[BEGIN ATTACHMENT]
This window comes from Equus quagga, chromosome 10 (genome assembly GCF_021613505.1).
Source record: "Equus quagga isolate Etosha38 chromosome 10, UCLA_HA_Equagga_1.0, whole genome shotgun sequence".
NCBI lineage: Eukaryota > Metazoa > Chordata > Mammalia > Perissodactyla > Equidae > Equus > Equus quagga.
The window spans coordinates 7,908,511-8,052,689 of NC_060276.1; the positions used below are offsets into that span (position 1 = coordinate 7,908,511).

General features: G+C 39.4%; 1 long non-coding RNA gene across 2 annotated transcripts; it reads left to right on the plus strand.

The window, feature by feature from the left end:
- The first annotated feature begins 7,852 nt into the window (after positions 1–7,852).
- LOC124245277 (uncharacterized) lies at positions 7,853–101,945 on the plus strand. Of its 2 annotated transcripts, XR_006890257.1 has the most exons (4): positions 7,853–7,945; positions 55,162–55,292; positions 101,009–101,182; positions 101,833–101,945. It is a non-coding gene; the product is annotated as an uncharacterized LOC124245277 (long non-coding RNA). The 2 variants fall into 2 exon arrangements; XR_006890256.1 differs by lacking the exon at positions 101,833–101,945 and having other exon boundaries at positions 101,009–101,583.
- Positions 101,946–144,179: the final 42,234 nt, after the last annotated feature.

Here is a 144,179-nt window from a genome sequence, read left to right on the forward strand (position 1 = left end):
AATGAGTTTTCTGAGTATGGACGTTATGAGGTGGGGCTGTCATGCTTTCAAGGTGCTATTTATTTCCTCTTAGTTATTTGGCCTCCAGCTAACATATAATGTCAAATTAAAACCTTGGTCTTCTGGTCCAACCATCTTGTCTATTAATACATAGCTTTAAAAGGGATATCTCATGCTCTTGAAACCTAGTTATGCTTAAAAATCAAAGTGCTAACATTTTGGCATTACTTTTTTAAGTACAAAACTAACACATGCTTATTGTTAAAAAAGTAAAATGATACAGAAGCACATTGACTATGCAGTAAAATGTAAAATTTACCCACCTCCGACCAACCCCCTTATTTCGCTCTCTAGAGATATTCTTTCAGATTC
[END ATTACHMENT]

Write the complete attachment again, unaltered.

This window comes from Equus quagga, chromosome 10 (genome assembly GCF_021613505.1).
Source record: "Equus quagga isolate Etosha38 chromosome 10, UCLA_HA_Equagga_1.0, whole genome shotgun sequence".
NCBI lineage: Eukaryota > Metazoa > Chordata > Mammalia > Perissodactyla > Equidae > Equus > Equus quagga.
The window spans coordinates 7,908,511-8,052,689 of NC_060276.1; the positions used below are offsets into that span (position 1 = coordinate 7,908,511).

General features: G+C 39.4%; 1 long non-coding RNA gene across 2 annotated transcripts; it reads left to right on the plus strand.

The window, feature by feature from the left end:
- The first annotated feature begins 7,852 nt into the window (after positions 1–7,852).
- LOC124245277 (uncharacterized) lies at positions 7,853–101,945 on the plus strand. Of its 2 annotated transcripts, XR_006890257.1 has the most exons (4): positions 7,853–7,945; positions 55,162–55,292; positions 101,009–101,182; positions 101,833–101,945. It is a non-coding gene; the product is annotated as an uncharacterized LOC124245277 (long non-coding RNA). The 2 variants fall into 2 exon arrangements; XR_006890256.1 differs by lacking the exon at positions 101,833–101,945 and having other exon boundaries at positions 101,009–101,583.
- Positions 101,946–144,179: the final 42,234 nt, after the last annotated feature.

Here is a 144,179-nt window from a genome sequence, read left to right on the forward strand (position 1 = left end):
AATGAGTTTTCTGAGTATGGACGTTATGAGGTGGGGCTGTCATGCTTTCAAGGTGCTATTTATTTCCTCTTAGTTATTTGGCCTCCAGCTAACATATAATGTCAAATTAAAACCTTGGTCTTCTGGTCCAACCATCTTGTCTATTAATACATAGCTTTAAAAGGGATATCTCATGCTCTTGAAACCTAGTTATGCTTAAAAATCAAAGTGCTAACATTTTGGCATTACTTTTTTAAGTACAAAACTAACACATGCTTATTGTTAAAAAAGTAAAATGATACAGAAGCACATTGACTATGCAGTAAAATGTAAAATTTACCCACCTCCGACCAACCCCCTTATTTCGCTCTCTAGAGATATTCTTTCAGATTC